in a racist world that is an advantage. I smile. I am white. I am one of
them. I am not dangerous. Even when I voice critical opinions, I am cut
some slack. After all, I'm white.
My flaws also are more easily forgiven because I am white. Some complain
that affirmative action has meant the university is saddled with mediocre
minority professors. I have no doubt there are minority faculty who are
mediocre, though I don't know very many. As Henry Louis Gates Jr. once
pointed out, if affirmative action policies were in place for the next
hundred years, it's possible that at the end of that time the university
could have as many mediocre minority professors as it has mediocre white
professors. That isn't meant as an insult to anyone, but is a simple observation
that white privilege has meant that scores of second-rate white professors
have slid through the system because their flaws were overlooked out of
solidarity based on race, as well as on gender, class and ideology.
Some people resist the assertions that the United States is still a
bitterly racist society and that the racism has real effects on real people.
But white folks have long cut other white folks a break. I know, because
I am one of them.
I am not a genius--as I like to say, I'm not the sharpest knife in the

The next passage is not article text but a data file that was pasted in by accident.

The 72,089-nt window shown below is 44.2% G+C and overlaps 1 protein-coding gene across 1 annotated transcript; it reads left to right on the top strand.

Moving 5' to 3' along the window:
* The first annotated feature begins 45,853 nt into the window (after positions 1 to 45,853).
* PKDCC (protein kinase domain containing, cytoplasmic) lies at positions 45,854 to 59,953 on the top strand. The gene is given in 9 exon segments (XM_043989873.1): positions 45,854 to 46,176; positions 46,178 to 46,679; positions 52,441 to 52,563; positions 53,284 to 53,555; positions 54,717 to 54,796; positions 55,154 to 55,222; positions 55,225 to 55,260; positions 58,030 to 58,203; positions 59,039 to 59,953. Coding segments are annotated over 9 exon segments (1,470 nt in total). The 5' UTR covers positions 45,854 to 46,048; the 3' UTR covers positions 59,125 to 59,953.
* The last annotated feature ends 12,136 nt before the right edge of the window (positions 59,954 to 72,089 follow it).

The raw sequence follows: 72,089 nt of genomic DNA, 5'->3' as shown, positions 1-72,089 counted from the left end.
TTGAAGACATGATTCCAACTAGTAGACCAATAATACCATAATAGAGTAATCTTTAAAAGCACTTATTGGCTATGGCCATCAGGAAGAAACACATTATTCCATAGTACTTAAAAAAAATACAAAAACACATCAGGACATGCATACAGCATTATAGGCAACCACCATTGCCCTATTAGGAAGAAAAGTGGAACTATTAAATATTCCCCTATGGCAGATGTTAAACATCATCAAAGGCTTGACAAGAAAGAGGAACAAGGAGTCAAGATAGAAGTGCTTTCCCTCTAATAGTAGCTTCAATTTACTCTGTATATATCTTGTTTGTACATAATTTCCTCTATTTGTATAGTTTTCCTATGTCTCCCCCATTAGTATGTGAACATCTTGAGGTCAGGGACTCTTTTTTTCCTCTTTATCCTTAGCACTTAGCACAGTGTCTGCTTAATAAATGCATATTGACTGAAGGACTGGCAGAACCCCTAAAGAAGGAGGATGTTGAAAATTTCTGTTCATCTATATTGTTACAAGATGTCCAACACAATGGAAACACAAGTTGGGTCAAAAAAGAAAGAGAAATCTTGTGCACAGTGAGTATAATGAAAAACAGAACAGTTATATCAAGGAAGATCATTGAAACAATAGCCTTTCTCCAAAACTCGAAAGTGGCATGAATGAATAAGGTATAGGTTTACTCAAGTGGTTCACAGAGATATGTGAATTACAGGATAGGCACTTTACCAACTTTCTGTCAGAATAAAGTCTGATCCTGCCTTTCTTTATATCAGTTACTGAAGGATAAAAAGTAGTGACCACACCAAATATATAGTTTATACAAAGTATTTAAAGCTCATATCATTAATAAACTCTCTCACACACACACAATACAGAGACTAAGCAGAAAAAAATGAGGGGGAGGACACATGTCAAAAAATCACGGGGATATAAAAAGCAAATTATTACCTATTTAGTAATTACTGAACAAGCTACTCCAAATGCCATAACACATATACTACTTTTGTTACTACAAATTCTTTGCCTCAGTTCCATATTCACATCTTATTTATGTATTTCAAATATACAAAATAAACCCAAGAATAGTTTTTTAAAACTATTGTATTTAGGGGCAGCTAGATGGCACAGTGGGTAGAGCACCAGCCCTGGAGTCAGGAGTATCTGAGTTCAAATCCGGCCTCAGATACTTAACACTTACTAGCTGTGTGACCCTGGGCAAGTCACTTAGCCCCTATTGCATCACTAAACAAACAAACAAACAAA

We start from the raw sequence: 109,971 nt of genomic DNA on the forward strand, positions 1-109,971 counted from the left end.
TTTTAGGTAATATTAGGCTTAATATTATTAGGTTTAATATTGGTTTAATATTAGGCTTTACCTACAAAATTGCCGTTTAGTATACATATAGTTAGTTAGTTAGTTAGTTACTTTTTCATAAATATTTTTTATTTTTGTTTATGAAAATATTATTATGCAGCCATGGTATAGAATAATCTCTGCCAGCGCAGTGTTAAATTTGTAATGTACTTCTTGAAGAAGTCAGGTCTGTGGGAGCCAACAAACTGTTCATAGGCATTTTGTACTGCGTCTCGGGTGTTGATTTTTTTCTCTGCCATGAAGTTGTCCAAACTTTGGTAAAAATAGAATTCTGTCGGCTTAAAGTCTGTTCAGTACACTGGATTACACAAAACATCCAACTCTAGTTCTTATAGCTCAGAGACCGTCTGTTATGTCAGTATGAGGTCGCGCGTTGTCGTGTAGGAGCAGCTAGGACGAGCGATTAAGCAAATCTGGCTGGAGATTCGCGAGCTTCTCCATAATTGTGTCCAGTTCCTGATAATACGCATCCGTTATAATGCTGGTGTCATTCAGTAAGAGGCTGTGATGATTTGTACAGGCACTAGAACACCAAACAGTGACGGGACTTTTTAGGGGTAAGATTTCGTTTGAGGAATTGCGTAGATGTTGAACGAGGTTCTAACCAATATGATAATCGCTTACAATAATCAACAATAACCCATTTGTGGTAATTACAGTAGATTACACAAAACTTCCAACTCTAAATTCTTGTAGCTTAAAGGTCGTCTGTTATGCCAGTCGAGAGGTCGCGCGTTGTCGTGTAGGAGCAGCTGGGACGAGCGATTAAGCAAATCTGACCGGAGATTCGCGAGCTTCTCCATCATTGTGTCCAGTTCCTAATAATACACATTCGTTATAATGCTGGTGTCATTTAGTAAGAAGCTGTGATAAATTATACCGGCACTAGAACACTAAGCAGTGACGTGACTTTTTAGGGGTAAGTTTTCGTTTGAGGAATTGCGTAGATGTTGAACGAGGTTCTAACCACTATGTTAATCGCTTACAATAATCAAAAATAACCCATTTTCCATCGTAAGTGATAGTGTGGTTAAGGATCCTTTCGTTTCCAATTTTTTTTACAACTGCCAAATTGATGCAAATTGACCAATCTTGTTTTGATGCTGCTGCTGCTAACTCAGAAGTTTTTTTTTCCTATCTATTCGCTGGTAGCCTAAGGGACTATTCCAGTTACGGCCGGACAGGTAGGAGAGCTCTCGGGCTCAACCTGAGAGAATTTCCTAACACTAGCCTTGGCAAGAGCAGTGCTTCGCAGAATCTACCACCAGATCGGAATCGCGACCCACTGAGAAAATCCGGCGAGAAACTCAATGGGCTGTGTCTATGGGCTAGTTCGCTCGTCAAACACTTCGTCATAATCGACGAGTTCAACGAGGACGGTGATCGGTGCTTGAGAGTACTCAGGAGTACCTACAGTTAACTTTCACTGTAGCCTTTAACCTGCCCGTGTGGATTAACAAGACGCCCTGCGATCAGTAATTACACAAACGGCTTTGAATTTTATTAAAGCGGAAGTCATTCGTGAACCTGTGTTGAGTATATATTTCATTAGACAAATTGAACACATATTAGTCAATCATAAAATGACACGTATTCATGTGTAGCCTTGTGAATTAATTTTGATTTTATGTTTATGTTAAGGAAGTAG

drawer. I have been teaching full-time for six years, and I've published
a reasonable amount of scholarship. Some of it is the unexceptional stuff
one churns out to get tenure, and some of it, I would argue, actually is
worth reading. I work hard, and I like to think that I'm a fairly decent
teacher. Every once in awhile, I leave my office at the end of the day
feeling like I really accomplished something. When I cash my paycheck,
I don't feel guilty.
But, all that said, I know I did not get where I am by merit alone.
I benefited from, among other things, white privilege. That doesn't mean
that I don't deserve my job, or that if I weren't white I would never have
gotten the job. It means simply that all through my life, I have soaked
up benefits for being white. I grew up in fertile farm country taken by
force from non-white indigenous people. I was educated in a well-funded,
virtually all-white public school system in which I learned that white
people like me made this country great. There I also was taught a variety
of skills, including how to take standardized tests written by and for
All my life I have been hired for jobs by white people. I was accepted
for graduate school by white people. And I was hired for a teaching position
at the predominantly white University of Texas, which had a white president,
in a college headed by a white dean and in a department with a white chairman
that at the time had one non-white tenured professor.
There certainly is individual variation in experience. Some white people
have had it easier than me, probably because they came from wealthy families